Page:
But the city was also a hotbed of free-thinkers and scientists in the eighteenth and nineteenth centuries, including the clergyman and scientist Joseph Priestley (one of the discoverers of oxygen and supporter of religious dissent), the ceramics manufacturer Josiah Wedgwood, Erasmus Darwin (grandfather of Charles) and William Small, described by his pupil Thomas Jefferson as ‘a man profound in most of the useful branches of science’. These luminaries and others came together with Boulton in a dining club called the Lunar Society, which met monthly to discuss the latest scientific ideas. A paper from 1962 noted that ‘of all the provincial philosophical societies it was the most important, perhaps because it was not merely provincial. All the world came… to meet Boulton, Watt or Small, who were acquainted with the leading men of Science throughout Europe and America.’

But the city has more to offer than simply an important role in the transformation of production. ‘People know about the canals around Brindley Place’, says Bowman, referring to the recently refashioned city centre with its canalside bars and shopping malls. ‘But they don’t know that the city has more miles of canals than Venice. Brummies usually think that is a myth.’ The dreary industrial image is also out of kilter with reality. ‘Birmingham is a very green city, especially the inner suburbs’, says Bowman. Indeed, I was surprised to learn that the city claims to have more parks (over 200) than any other city in Europe, while Sutton Park, on the north side of the city, is the largest urban park in Europe outside a capital city.

So why has Birmingham got such a poor reputation? Perhaps because the very thing that it has traditionally been successful at – manufacturing – has been in decline. As attention has shifted to finance and tourism, the business of making things has become rather unfashionable. Throw in the sniffy, middle-class attitude to industry that is part-and-parcel of the current obsession with sustainability and it’s easier to understand why Birmingham might have an image problem.

Hopefully, This is Birmingham will help to change that. The book takes the form of a poem singing the praises of Birmingham’s history, culture and people allied to Bowman’s colourful, stylish illustrations. Although the book is inspired by those of Sasek, Bowman has her own individual style. She sees illustration as the perfect medium to bring the subject alive. ‘Illustration is making a comeback’, she says, as ‘a more human way of picturing things than photographs in some ways’.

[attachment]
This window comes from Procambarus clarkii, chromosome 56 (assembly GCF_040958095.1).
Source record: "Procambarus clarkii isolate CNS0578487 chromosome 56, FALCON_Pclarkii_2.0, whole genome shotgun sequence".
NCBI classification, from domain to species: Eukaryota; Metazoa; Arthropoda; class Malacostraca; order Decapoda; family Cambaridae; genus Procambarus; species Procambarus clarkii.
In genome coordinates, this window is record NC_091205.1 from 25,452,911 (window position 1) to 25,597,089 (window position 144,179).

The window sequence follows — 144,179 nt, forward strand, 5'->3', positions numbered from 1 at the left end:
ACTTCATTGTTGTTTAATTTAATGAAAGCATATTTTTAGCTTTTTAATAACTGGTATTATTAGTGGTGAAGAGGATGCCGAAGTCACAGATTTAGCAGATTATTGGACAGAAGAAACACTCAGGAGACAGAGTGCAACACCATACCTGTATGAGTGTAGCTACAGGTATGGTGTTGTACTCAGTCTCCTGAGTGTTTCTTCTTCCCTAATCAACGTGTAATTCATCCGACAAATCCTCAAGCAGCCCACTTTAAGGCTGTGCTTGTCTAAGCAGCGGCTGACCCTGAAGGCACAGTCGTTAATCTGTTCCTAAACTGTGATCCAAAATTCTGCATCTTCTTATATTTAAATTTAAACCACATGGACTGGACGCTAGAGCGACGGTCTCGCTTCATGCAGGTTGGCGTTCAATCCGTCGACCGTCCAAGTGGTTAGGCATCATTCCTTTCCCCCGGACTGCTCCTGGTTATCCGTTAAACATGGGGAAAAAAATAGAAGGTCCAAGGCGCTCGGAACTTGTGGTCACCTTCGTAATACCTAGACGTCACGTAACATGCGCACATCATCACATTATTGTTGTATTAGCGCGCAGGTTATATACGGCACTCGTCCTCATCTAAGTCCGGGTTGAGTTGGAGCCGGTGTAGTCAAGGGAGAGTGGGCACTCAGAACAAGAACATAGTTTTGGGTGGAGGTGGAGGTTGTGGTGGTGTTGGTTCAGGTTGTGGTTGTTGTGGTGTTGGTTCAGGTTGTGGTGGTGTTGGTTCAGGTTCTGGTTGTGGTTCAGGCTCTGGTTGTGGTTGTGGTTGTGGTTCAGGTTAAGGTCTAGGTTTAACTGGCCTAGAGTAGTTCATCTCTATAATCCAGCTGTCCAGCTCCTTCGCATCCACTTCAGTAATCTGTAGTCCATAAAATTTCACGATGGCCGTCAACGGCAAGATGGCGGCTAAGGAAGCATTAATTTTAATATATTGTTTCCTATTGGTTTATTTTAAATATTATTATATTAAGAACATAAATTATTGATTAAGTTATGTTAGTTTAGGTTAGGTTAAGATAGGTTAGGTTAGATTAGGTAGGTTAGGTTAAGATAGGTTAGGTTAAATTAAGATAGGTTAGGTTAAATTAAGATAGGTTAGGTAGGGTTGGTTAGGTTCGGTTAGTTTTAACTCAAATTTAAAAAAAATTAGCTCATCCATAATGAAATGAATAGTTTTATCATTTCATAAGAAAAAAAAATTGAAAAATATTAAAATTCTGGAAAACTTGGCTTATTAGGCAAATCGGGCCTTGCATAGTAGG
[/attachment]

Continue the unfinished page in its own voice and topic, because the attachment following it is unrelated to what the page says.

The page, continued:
This is Birmingham is an artistic project, not a tourist guide (though there’s a map, for those who are interested). ‘This book is extremely partial, one particular individual’s view of Birmingham’, says Bowman. The book is also out of keeping with the navel-gazing of much contemporary art. ‘These days when it is trendy to regard art as merely a way of expressing your inner angst, I think people need cheering up. As David Hockney observed, the world is full of horrible things, but it is also full of beautiful things and it is the job of the artist to be a counsel against despair. One of the tasks of art is to see what is beautiful around you, in your immediate neighbourhood.’

For Bowman, that means everything from the simple pleasures of a boating lake to the friendly, creative collision of dozens of different nationalities. Above all, Bowman’s Birmingham is about people and ideas. As her poem tells us:

Designed and built by immigrants
From near and very far away
Whose longing for a better life
Created all this industry.

Themselves inspired by those few who
Refused to bow to old conventions –
Took risks, liked to experiment,
Believed the world could be improved on
And therefore questioned everything.

It’s 20 years since I put all my worldly goods into a van and left for pastures new. Perhaps it’s time for me, like a lot of Brummies, to rediscover our city.

Rob Lyons is deputy editor of spiked.

This is Birmingham: A Glimpse of the City’s Secret, by Jan Bowman, is published by Waverley. (Buy this book from Amazon(UK).)

To enquire about republishing spiked’s content, a right to reply or to request a correction, please contact the managing editor, Viv Regan.

Topics Books